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Students seek naloxone kits in UVic dorms after fatal OD

The group is looking into having mandatory training for all students during orientation at UVic, in partnership with university administration

The University of Victoria Students’ ­Society is calling for opioid-overdose-reversing naloxone kits on campus residence floors and mandatory naloxone training following the fatal overdose of a first-year student.

Isabelle Easton, director of campaigns and community relations for the students’ society, said the group is looking into having mandatory training for all students during orientation at UVic, in partnership with university administration.

The students’ society offers free monthly naloxone training; 60 people were trained in the last three workshops, Easton said. “Prevention wise, we believe that all people on campus should be trained” and given naloxone kits, she said.

Eight years after the province declared toxic-drug overdoses a public health emergency, the university needs to be more candid and responsive, Easton said.

“I think that there needs to be more ­tangible, more accountable, and more transparent communication from the ­university that it’s an actual problem not only in our province, but it’s a problem on our campus.

UVic science student Sidney McIntyre-Starko, 18, and a friend went into cardiac arrest in a student dorm room on Jan. 23 after apparently taking drugs that were laced with fentanyl, according to a ­Vancouver Sun story.

There were no naloxone kits at the ­residence and 911 records show security staff didn’t administer the overdose-reversing drug or initiate CPR for several minutes, despite signs both women were having trouble breathing.

Once administered, naloxone revived one student, while McIntyre-Starko was revived via an adrenaline shot and CPR. But she was severely injured and was taken off life support on Jan. 29.

Canada’s Centre for Addiction and ­Mental Health says naloxone, which blocks the effects of drugs such as ­fentanyl, heroin and oxycodone, is a ­relatively safe drug. Giving it to a person who is unconscious because of a non-opioid overdose is unlikely to cause harm, it says, though it won’t reverse overdoses caused by alcohol or cocaine.

“We firmly believe that drug-related deaths are preventable and should never ever happen on campus,” said Easton. “[McIntyre-Starko] shouldn’t have died.”

Easton said many students are ­disappointed with the way UVic responded.

Days after the overdose, the university sent two notices to students and posted one on its website warning of the unsafe drug supply in B.C. and giving ­information about where naloxone can be found on campus, but never mentioned that two ­students had just overdosed in a dorm.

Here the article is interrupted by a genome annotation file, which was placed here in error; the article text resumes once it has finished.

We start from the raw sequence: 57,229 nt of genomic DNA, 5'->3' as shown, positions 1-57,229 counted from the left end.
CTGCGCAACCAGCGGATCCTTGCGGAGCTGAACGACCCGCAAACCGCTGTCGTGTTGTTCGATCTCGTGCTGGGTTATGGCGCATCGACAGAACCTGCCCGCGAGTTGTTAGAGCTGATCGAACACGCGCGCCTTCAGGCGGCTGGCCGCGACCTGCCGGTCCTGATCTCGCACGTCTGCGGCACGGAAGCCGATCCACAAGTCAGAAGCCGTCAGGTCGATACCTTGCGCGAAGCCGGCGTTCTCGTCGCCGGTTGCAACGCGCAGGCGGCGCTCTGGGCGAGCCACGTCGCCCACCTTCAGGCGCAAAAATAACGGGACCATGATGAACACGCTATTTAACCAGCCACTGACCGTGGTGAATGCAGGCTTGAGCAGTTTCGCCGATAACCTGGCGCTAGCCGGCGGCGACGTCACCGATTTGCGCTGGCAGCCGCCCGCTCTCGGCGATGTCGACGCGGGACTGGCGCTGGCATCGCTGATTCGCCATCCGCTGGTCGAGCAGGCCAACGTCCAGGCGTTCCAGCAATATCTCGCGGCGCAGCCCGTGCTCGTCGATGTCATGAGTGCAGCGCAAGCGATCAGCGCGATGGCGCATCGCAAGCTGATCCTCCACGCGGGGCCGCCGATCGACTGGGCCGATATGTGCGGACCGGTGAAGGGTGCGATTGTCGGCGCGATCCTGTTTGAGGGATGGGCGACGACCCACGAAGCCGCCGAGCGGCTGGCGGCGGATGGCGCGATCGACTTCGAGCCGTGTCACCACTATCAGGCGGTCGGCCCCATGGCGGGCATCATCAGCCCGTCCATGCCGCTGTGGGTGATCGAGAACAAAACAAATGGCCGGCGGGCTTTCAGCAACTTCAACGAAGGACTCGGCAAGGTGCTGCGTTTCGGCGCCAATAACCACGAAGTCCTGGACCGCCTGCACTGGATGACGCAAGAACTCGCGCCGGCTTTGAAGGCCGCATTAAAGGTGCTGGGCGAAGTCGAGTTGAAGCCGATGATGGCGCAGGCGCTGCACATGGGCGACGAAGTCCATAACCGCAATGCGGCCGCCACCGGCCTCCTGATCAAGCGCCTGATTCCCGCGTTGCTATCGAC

“If you or someone around you begins showing any signs of overdose or ­over-intoxication on campus, please call Campus Security right away,” says the Jan. 26 email.

Easton said the students’ society does not have access to campus residences and would not be able to supply them with naloxone except through a ­partnership with the university.

“We definitely believe that there should be naloxone accessible on residence floors and in residence ­buildings” for easy access in an emergency, she said.

The students’ society also wants to see the province provide easier-to-use nasal spray (Narcan) naloxone kits, in addition to the injection version.

Jim Dunsdon, UVic associate vice-president for student affairs, said the university takes a harm-reduction approach that includes educating students, staff and faculty about available resources, emergency protocols, and the risks involved with substance use.

“Training and supports are widely available through UVic’s Wellness Services, the University of Victoria Students’ Society (UVSS) and throughout the community,” Dunsdon said in a statement. The campus-wide notice about drug use was in development “prior to this tragic event and validated by the B.C. Coroners report that happened around the same time.”

UVic said it will continue to have naloxone available to students through its Wellness Centre, where students can access overdose-prevention and safer-use supplies and drug-testing strips anonymously and for free. Naloxone kits are available at Wellness Services, the Heart Pharmacy on campus, as well as in the Harm Reduction Centre in the Student Union Building.

The university said it will enhance its pre-arrival and in-person orientation programs and year-round communication on where students can access naloxone.

UVic said that it provides free naloxone training regularly and by request, and is looking to expand naloxone locations on campus “with a specific focus on our residence community.”

The university said there are rules around substance use in residence but it wants all students to know they should always ask for help when they need it, without fear of discipline or academic sanctions.

UVic security officers are trained in first aid, “with most officers — including those who attended to Sidney — trained in [Occupational First Aid Level 2],” said UVic. It’s a 36-hour course, the second of three levels of occupational first aid.

“This level of qualification goes beyond what is required by government policies,” said UVic.

Campus Security has identified the importance of bringing training in-house to ensure greater availability of customized training and will be hiring a training co-ordinator who will provide oversight, the university said.

UVic said it recommends students, staff and faculty call 911 and Campus Security in emergencies.

“Our security team is not a replacement for 911 and we continue to promote the importance of 911 even when on our campus.”

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